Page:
Opinion

Ransomware Is a Scourge, But Eliminating Cryptocurrencies Won’t Make It Go Away

The recent high-profile ransomware attacks on Colonial Pipeline and food processing giant JBS have led to knee-jerk calls to ban cryptocurrencies because the attackers demanded to be paid in Bitcoin. But would ransomware end if cryptocurrency went away tomorrow? In a word — no. Ransomware existed before cryptocurrency was popular and, if cryptocurrency were outlawed tomorrow, criminals would simply seek alternative payment methods, of which there are many.

The rise of ransomware has been horrible to behold. It is one of the rare online crimes where the impact is felt broadly by everyone. Hospitals unable to service patients. Local governments unable to support citizens. Workers losing jobs because their employers go bankrupt.

But blaming crypto for ransomware is like holding email accountable for ransomware because that’s a vector criminals use to infect victims. Neither is the cause of ransomware. What we need to eradicate this scourge is a more nuanced, multipronged strategy that gets to the root cause of the problem.

Why it’s getting worse

The growth of ransomware can be attributed to the rate at which companies are shifting critical systems online and the poor level of controls many companies have over their IT systems. When you couple those factors with the presence of ransomware gangs operating from foreign jurisdictions with relative impunity and little ability for law enforcement to drive an international response, you get a recipe for trouble.

This has led some pundits to throw up their hands and conclude the only way to fight back is to ban cryptocurrencies. But if cryptocurrencies were banned, attackers would simply fall back to traditional money-laundering methods like prepaid gift cards, money-mules, bulk cash smuggling, funnel accounts or even requiring air-dropped cash payments.

What’s more, there are many reasons cryptocurrency is good for law enforcement. Talk to law enforcement agents and those prosecuting crimes like this and they’ll tell you that cryptocurrencies are much easier to track than traditional, harder-to-trace forms of payment such as cash.

In the world of Bitcoin, while you might not be able to immediately attach a name to a transfer, the whole history of transfers, for every address on the cryptocurrency network, is preserved forever and accessible to all. Law enforcement can use these “digital breadcrumbs” to track spending patterns. Where that cryptocurrency touches an exchange like Coinbase, which collects KYC (Know Your Customer) data for customers, a subpoena or a warrant will get them a real-world identity. That stands in stark contrast to traditional money laundering using cash or commodities.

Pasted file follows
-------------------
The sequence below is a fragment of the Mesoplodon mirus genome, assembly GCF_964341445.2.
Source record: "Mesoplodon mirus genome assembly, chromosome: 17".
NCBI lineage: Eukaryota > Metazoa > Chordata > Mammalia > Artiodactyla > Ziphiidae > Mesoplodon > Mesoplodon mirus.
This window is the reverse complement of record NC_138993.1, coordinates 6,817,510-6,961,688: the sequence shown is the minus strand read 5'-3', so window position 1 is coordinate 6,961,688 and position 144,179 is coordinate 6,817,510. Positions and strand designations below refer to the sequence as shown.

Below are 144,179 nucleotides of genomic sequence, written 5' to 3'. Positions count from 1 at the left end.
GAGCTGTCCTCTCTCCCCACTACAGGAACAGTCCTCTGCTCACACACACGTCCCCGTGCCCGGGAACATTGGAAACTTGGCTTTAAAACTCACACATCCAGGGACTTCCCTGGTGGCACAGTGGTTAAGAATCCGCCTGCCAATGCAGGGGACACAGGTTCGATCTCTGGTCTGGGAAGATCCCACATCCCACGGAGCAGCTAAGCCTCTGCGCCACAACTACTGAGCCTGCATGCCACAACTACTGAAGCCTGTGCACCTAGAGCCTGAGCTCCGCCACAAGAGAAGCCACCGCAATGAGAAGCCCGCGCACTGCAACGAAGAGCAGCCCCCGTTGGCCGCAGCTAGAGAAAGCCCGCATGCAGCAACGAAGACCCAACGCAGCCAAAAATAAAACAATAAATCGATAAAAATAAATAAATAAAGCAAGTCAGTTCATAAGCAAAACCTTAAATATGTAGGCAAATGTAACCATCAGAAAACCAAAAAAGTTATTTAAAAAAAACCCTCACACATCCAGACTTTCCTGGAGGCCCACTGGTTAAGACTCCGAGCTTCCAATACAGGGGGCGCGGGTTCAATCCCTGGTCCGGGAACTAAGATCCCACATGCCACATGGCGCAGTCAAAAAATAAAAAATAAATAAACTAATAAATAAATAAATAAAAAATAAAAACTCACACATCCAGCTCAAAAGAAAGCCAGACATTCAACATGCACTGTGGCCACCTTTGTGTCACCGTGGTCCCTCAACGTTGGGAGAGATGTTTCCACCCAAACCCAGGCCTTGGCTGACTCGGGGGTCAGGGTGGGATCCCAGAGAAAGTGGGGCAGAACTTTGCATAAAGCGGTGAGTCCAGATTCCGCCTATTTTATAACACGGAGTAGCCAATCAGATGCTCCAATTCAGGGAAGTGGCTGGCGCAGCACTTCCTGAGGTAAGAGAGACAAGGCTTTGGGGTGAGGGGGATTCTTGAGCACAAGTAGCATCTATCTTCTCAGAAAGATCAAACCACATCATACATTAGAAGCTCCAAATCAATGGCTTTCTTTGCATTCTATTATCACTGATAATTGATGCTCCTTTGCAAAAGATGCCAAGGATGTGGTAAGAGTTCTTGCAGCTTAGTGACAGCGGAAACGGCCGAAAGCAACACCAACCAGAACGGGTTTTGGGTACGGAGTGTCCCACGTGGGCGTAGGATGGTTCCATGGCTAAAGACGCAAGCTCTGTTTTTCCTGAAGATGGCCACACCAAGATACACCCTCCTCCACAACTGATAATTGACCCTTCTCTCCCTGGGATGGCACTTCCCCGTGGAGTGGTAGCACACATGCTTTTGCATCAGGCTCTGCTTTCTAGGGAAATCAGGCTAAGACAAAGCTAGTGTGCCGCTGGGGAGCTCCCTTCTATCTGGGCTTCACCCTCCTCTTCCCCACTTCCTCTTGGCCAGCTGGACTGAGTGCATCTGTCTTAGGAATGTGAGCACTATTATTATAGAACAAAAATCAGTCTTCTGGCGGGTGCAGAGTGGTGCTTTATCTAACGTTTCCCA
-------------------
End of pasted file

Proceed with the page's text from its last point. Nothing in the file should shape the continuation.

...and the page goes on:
What we should be doing

If banning use of cryptocurrency isn’t the answer, what is?

  1. Increase global law enforcement focus on ransomware and aggressively prosecute criminals — in the United States or overseas — to create a real disincentive for criminals to use ransomware. The creation of a Ransomware and Digital Extortion Task Force by the Justice Department was a positive step forward, but genuine investment in prosecutorial resources and continued engagement with our international partners will be key in the fight to ensure there are no safe-haven countries for criminals.
  2. In the wake of the Enron scandal, Congress created incentives for public companies to clean up financial controls and reporting via the Sarbanes-Oxley Act. Earlier this year Congress passed the Anti-Money Laundering Act, setting a framework for financial institutions to modernize their technology and improve the sharing of information to combat money laundering and terrorist financing. Congress must play a similar role in creating minimum standards for corporate security reporting and transparency, creating accountability for malfeasance and creating safe harbors for cooperation and information sharing among companies.
  3. Ensure commonsense existing regulations are applied evenly so that certain exchanges aren’t allowed to use jurisdictional arbitrage to avoid implementing KYC/AML programs. Research shows that the majority of illicit Bitcoin flows through a small group of exchanges. Law enforcement and regulators could curb the flow of ransomware-proceeds by enforcing existing regulations on these venues.

That will take time, of course, so in the meantime, companies in the trenches should actively review their own security posture and figure out if and how they could recover if attacked. Most companies have backup policies, but few organizations have restore policies or regularly test their ability to restore in a real-world scenario.

Ransomware isn’t going away even if cryptocurrencies are banned. So don’t be tempted by the “easy answer,” given it isn’t really an answer at all. Let’s take the bull by the horns and focus on the hard work of putting ransomware in its place.

 

Philip Martin is the chief security officer of Coinbase.

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